I felt really sad that I didn’t have a chance to say good-bye, but I also knew it would have been cruel to let the old horse suffer any longer on the cold, frozen ground. I knew in my heart that my dad did the only humane thing. So as a young horse owner, I learned that love is a two-way street. We love the creatures put into our care, but we also have a great responsibility to do what’s best for them in life — and also when it comes time to end that life. I no longer had Possum, but I had all the good memories he left with me.

In my 4-H scrapbook I drew sketches of my special old horse and bade farewell to Possum, who started me along the road to good horsemanship. I found a poem that expressed many of my own emotions and copied it into my scrapbook:
A Parting
I love the earth your hoofs have pressed, the far skyline your eyes caressed;
The sunny days, the hills, the glades, the wind-stirred trees, the rugged trails
Are all more beautiful to me because you lived life joyfully.
And as you go, as all must do, I’ll keep the truths I learned from you.
(author unknown)

My baby sister loved to sit in a saddle,
whether it was on a horse or on the fence

My dad later wrote a poem about the hard task of love, releasing an old beloved horse from the bonds of pain. This poem was among a group of poems he later printed in a small pamphlet (Ranchland Poems, by Don Ian Smith).
Old Horse
Old faithful horse, I find you by the creek.
You try to stand but you are much too weak.
I know the end has come for you at last;
Too many times has winter come, and passed.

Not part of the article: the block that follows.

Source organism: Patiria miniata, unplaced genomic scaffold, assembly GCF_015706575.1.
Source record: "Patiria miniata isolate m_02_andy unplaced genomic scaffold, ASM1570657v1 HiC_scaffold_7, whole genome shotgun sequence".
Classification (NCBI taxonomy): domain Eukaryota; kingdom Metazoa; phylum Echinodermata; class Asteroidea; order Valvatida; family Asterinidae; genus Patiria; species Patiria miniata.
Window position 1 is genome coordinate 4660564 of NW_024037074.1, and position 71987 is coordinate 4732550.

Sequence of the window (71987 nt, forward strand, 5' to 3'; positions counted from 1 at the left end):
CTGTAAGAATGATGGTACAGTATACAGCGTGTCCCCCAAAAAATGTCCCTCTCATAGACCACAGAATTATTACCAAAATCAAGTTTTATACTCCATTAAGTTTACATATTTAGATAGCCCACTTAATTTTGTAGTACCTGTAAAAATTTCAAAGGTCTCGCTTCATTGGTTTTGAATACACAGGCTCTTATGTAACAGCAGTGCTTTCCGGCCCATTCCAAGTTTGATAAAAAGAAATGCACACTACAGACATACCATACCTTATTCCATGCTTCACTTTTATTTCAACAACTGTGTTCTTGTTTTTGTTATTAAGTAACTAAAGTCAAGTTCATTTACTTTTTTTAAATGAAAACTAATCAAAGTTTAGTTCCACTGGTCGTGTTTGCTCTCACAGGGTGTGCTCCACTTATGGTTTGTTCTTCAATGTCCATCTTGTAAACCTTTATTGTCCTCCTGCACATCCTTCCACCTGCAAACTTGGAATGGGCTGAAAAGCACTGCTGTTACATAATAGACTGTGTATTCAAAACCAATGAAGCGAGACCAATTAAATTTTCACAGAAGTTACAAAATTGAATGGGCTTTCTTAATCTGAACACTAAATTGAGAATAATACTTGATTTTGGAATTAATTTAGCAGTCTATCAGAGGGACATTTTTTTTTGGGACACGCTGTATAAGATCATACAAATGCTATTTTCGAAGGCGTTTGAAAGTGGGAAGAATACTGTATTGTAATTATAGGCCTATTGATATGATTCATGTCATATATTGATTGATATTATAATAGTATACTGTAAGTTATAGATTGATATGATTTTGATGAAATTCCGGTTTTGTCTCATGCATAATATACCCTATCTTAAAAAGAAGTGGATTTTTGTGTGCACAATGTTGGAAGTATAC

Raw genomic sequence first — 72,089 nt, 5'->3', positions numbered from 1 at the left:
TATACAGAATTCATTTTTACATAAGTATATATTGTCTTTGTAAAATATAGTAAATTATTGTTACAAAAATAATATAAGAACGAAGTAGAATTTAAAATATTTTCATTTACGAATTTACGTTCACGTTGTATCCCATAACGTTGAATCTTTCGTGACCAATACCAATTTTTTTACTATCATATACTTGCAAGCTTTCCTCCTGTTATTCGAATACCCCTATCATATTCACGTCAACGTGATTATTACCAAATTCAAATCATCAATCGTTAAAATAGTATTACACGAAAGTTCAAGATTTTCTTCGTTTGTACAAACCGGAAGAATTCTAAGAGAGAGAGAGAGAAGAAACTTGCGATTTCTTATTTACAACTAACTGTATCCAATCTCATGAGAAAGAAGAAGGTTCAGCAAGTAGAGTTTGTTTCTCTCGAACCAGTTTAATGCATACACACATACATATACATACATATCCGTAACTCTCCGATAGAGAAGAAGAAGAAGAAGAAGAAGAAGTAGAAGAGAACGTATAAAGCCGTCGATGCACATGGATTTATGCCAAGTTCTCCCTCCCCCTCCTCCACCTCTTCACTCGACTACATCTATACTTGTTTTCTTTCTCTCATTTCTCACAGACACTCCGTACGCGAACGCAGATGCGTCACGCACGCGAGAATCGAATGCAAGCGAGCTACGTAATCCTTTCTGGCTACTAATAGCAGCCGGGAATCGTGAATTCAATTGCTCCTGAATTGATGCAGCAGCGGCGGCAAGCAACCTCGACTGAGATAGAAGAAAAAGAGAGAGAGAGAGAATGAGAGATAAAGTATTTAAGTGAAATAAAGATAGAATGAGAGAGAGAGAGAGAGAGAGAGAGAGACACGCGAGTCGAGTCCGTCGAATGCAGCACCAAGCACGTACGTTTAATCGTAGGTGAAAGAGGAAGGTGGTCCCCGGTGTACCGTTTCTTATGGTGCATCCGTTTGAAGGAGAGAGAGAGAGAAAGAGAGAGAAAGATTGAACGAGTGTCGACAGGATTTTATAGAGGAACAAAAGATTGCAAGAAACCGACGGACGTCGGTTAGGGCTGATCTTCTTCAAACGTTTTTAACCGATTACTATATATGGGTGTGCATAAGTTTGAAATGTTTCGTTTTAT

Too many times we’ve heard the blackbirds call
In spring; watched summer turn to fall.
And I have tried before with pills and grain
To get you on those ancient feet again.
But I can tell this time it cannot be.
It’s in the way you moan and look at me.
You’ve been a great old horse, all I could ask.
You’ve never backed away from any task.
So many years have come to take their toll
Since first you came, a bright-eyed little foal.
When you were young and strong you knew no fears
But now it’s been so many, many years.
O God, I wonder why it has to be
This hard and lonely act is left to me?
Love leaves no choice as far as I can see
But quick and kindly death to set you free.
I’ll get my gun down from the rifle rack.
Old friend, how many times you’ve had to pack
Some big old buck down off the steepest hill
When this same rifle made its smashing kill.
I’ll blink away the salty, futile tears,
Forget a moment, all the pleasant years.
I could not stand the sense of foolish shame
I’d feel if blurring vision spoiled my aim.
It’s hard for me to do this final task
And yet somehow I know it’s all you ask.
I cannot leave you lying here to die
By inches, while impatient magpies fly
Around your drooping head. They will not wait
The dignity of death to seal your fate.
There’s only one thing left for me to do,
And that’s to send this bullet straight and true
To smash your aching, aged, weary brain
And cut the snubbing rope of age and pain
That keeps your poor old body firmly bound
To this one little spot of frozen ground.
O God, it’s done . . . it’s all that I could do!
I think I feel, God, how it must hurt you
When your love takes a mortal life away
To set a spirit free, to let it play
Once more out in the pasture of the sky
Where grass is always green and bluebirds fly.

As the old horse faded out of this life, he left behind
many wonderful memories and kept his special place in my heart.

To read previous entries in the Notes from Sky Range Ranch series, click here.

Heather Smith Thomas raises horses and cattle on her family ranch in Salmon, Idaho. She writes for numerous horse magazines and is the author of several books on horses and cattle farming, including Storey’s Guide to Raising Horses, Storey's Guide to Training Horses, Stable Smarts, The Horse Conformation Handbook, Your Calf, Getting Started with Beef and Dairy Cattle, Storey's Guide to Raising Beef Cattle, Essential Guide to Calving, and The Cattle Health Handbook.

1 comment:

Diana said...

What a sad, sweet story. Thank you. And the poem was heartbreaking, but well-said.